What we become depends on what we read after all of the professors have finished with us. The greatest university of all is a collection of books.

If only Thomas Carlyle (Scottish philosopher, writer, historian and teacher) had lived in the age of the Internet. He most certainly would have added websites, blogs, Pinterest boards, SlideShare decks, and much, much, more.

Anyone who knows me knows that I like to collect. I like to amass. I even like to organize (although a peek at my closets and basement might suggest otherwise). Collecting information and ideas is as hot as ever now, what with all the readily available social media, i.e. Pinterest, and the like. While I haven’t yet expanded to that site*, I have been doing a bit of collecting right here on the blog space. 

I’ve long been collecting evaluation-related articles, textbooks, and websites, especially for the benefit of my graduate evaluation students. I started l with Google bookmarks and eventually moved to Ur.list. WordPress, however, seems like a better choice now to house the collections. Since I think it’s almost humanly impossible to teach a rigorous, relevant and useful comprehensive course on evaluation in just one semester, I like to point students in the direction of supplemental resources to feed their evaluation curiosity, assist with individual evaluation projects, and expand their evaluation know-how.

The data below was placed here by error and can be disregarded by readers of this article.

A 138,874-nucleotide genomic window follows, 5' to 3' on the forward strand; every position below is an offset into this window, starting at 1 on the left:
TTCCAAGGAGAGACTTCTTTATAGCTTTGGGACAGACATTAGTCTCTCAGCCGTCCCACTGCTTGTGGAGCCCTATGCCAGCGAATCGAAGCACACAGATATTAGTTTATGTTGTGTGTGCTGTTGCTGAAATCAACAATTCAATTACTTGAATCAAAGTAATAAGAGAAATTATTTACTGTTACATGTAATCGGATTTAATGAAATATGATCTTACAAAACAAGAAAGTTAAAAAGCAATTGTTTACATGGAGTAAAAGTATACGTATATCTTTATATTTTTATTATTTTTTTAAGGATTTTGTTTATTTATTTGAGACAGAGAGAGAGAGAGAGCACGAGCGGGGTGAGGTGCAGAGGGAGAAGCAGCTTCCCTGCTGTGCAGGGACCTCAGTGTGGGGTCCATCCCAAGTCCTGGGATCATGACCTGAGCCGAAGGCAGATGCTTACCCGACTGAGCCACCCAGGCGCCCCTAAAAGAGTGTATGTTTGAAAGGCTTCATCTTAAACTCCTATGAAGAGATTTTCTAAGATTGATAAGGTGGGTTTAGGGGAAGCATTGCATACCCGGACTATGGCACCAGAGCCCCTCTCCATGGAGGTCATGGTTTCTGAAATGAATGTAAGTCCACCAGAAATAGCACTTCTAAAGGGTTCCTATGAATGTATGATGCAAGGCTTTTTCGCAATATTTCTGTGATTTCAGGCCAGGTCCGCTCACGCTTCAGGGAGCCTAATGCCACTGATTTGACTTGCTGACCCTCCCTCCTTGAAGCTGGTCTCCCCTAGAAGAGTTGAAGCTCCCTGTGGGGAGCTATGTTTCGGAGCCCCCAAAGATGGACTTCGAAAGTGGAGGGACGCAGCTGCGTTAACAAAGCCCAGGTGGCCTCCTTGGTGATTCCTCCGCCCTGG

While mine is far from the largest collection of evaluation-related materials (my guess is that Gene Shackman’s site may have that distinction!), I hope you’ll find a nugget of knowledge in here somewhere that helps out with an evaluation project. Sure, I could just go to Gene’s site and copy all the URLs to add to my page, but my personal collection features only sites I’ve visited and found particularly helpful, interesting, or useful in my work.

Pages by Siebuhr via Flickr

Image credit: Siebuhr via Flickr

If you look at the top of this page, you’ll find Happy (Evaluation) Places featuring my annotated list of Evaluation-related websites, along with Good(Evaluation)reads with subpages for Evaluation Textbooks, Evaluation Articles, and Free Evaluation Guides and Text Chapters.

If you are so inclined, would you please help me build the collection? Please suggest evaluation-related websites I should visit, and tell me why you find them interesting or helpful. Also, please suggest your favorite evaluation-related journal articles (I have not yet started populating that page yet). What articles do YOU think should be required reading for novice evaluators or graduate students?

Thank you and happy evaluating!

*Stay tuned for new projects in the works: new collections, new collaborations, and new media!